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“Could you move, please? Your conversation is upsetting me.” She turned around again and spooned more salad roll into her mouth.
I laughed. A spoon?!
She looked at us like she was a crossing guard. And we were twelve. And we had stepped off the kerb before she’d stuck her STOP sign out for cars to stop.
Jarred shook his head and turned around to look at her. She had on the white shirt she wears every day and she flicked her bad dye-job hair. I’d never heard her voice before.
“Nobody’s making you eavesdrop, darling,” Jarred said.
She looked over at the woman behind the counter, the one with cross-eyes, and opened her mouth. But cross-eyes was busy.
“I was here first,” she said, turning towards us again. “I come here every day and I always sit at that table.” And she pointed to the table where we were sitting. “And I sit in that seat.” And she pointed to the seat where Jarred was sitting. But she didn’t point at Jarred, just the chair. “I was ordering my lunch at the counter, and you came in and sat down. Where I always sit.”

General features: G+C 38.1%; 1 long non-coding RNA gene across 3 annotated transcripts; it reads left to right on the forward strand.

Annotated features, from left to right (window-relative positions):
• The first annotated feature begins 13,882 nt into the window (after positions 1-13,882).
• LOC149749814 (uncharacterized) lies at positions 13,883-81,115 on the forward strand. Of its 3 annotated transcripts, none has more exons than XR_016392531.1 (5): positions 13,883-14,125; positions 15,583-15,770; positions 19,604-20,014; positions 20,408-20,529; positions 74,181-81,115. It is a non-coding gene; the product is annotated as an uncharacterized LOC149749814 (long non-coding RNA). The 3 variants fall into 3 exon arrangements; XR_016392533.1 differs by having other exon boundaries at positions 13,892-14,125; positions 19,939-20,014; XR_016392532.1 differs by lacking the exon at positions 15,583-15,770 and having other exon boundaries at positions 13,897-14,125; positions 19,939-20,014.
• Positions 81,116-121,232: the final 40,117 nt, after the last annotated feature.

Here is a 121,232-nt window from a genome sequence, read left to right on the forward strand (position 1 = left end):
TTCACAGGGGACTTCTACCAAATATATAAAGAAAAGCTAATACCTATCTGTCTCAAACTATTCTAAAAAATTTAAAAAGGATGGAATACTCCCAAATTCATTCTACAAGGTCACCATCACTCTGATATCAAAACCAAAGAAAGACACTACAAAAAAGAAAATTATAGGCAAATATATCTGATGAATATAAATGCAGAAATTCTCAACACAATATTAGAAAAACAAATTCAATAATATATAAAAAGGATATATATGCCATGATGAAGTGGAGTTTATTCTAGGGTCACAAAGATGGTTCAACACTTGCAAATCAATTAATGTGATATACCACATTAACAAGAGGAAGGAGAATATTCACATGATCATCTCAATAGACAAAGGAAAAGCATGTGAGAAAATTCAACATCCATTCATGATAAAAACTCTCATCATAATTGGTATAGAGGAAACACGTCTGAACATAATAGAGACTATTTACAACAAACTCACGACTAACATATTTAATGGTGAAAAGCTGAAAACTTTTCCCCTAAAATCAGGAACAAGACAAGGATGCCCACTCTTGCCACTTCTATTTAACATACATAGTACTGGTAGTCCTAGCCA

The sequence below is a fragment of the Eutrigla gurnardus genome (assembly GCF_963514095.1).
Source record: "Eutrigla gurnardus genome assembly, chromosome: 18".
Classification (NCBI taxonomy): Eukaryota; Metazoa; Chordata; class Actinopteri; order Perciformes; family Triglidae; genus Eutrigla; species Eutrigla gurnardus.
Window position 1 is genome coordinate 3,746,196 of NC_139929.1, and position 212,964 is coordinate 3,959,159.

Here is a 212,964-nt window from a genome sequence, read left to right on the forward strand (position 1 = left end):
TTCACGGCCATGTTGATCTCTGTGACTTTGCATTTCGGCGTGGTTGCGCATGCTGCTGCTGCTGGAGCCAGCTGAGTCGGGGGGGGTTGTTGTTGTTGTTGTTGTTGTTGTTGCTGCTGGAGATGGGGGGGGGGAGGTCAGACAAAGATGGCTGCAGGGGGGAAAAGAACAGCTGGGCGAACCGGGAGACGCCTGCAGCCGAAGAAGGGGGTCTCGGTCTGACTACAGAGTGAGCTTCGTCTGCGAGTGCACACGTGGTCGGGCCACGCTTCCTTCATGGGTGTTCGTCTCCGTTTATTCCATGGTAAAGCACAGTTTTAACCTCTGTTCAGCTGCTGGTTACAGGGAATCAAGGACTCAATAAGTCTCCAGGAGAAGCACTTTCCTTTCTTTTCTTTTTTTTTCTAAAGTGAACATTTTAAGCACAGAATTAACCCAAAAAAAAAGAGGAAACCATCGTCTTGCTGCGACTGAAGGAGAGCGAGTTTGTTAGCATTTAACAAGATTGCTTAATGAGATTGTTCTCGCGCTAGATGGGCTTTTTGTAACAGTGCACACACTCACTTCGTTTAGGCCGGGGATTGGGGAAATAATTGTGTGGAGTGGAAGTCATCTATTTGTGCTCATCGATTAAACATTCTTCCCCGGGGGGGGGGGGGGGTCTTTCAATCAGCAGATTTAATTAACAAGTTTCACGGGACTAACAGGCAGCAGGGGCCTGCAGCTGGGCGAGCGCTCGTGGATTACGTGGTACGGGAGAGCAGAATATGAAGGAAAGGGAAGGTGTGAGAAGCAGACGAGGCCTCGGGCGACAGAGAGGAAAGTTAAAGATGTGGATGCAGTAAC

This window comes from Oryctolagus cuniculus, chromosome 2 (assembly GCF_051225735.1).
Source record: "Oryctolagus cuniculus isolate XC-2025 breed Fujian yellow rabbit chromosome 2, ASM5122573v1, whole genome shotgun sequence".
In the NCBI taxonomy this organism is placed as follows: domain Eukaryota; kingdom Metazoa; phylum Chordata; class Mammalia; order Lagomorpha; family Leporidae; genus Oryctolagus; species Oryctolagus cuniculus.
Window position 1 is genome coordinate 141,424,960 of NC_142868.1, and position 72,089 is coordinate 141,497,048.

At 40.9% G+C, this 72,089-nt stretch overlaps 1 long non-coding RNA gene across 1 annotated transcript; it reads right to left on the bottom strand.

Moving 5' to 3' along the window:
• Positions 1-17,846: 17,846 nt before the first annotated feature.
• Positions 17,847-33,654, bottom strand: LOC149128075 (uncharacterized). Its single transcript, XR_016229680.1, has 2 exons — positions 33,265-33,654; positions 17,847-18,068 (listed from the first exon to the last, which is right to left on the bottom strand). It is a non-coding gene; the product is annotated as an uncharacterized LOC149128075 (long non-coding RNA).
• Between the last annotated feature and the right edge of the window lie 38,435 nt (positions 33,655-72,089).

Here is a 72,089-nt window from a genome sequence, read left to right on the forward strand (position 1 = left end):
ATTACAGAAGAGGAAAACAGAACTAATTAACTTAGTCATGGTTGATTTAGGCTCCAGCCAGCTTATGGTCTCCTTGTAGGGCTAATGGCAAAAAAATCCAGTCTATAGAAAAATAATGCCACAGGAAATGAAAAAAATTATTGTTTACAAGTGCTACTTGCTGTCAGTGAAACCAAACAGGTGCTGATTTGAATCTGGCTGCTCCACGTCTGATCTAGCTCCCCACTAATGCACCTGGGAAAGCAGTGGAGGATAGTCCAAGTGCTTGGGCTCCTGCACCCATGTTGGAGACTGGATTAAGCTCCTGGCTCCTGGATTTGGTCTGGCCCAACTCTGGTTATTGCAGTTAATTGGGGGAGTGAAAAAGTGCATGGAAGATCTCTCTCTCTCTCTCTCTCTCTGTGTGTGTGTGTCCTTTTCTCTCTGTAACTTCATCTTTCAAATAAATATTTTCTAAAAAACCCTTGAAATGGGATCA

“You’re the one not happy with the musical chairs, sweetie,” Jarred said. “If you don’t like our conversation, leg it, love.”
She touched the cross resting on her shirt. “I am tired of your gutter talk,” she said, not looking us in the eyes. “I’m a Christian woman and I don’t have to listen to your disgusting conversation.”
Jarred raised his eyes. Like he was praying for relief. “You getting your jollies listening to us talk about what we do away from work?” he said.
“I come here for quiet,” she answered, standing up, “for sanctuary, and to listen to your talk of –”
But she stopped, and sat down again with her back to us.
I looked at Jarred and Jarred pretended to spoon food into his mouth and I sniggered. “Those Christians know how to roll out the welcome wagon,” he said.
She spooned more salad roll into her mouth and picked up her cup of tea and looked at the tablecloth pretending we weren’t there but we were there, right behind her. Disgusting her with our presence.
“Makes me want to come here every lunchtime now,” Jarred said. “Soak up the friendly atmosphere.”
Her chair scraped on the floor tiles but I wouldn’t give her the satisfaction of knowing I was looking. So the next thing I saw was her white shirt behind Jarred, and him saying, “Eeeewww!” and I looked up just as she put the cup back down on the table. And Jarred’s head was dripping.
“It’s only lukewarm,” she said. “They never make it very hot here.”
Jarred sat there, grimacing, shoulders hunched over, not sure what she was going to do next.
She picked up her bag and her cardigan from the spare chair. “Some people need to learn some manners,” she said. And walked out the door.
published 8 February 2013
click below for more stories in this series:
• Earlier Again (#3)
• Even Earlier Still (#4)